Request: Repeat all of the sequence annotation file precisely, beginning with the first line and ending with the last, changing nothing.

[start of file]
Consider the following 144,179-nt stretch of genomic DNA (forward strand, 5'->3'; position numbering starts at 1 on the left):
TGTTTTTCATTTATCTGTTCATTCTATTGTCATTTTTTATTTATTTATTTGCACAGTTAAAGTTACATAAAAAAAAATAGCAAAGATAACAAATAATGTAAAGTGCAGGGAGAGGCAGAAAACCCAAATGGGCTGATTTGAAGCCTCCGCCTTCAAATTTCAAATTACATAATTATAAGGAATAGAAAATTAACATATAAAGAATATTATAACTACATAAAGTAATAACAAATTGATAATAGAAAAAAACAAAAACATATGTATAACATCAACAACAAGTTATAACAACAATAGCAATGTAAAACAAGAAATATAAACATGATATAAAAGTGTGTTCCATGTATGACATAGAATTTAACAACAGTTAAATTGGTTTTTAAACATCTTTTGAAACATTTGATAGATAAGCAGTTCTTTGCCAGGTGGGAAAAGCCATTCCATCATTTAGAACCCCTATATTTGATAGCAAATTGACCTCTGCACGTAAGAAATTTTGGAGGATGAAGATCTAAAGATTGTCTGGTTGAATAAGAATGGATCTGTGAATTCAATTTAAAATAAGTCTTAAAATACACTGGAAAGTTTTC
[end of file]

Consider the following 144,179-nt stretch of genomic DNA (forward strand, 5'->3'; position numbering starts at 1 on the left):
TGTTTTTCATTTATCTGTTCATTCTATTGTCATTTTTTATTTATTTATTTGCACAGTTAAAGTTACATAAAAAAAAATAGCAAAGATAACAAATAATGTAAAGTGCAGGGAGAGGCAGAAAACCCAAATGGGCTGATTTGAAGCCTCCGCCTTCAAATTTCAAATTACATAATTATAAGGAATAGAAAATTAACATATAAAGAATATTATAACTACATAAAGTAATAACAAATTGATAATAGAAAAAAACAAAAACATATGTATAACATCAACAACAAGTTATAACAACAATAGCAATGTAAAACAAGAAATATAAACATGATATAAAAGTGTGTTCCATGTATGACATAGAATTTAACAACAGTTAAATTGGTTTTTAAACATCTTTTGAAACATTTGATAGATAAGCAGTTCTTTGCCAGGTGGGAAAAGCCATTCCATCATTTAGAACCCCTATATTTGATAGCAAATTGACCTCTGCACGTAAGAAATTTTGGAGGATGAAGATCTAAAGATTGTCTGGTTGAATAAGAATGGATCTGTGAATTCAATTTAAAATAAGTCTTAAAATACACTGGAAAGTTTTC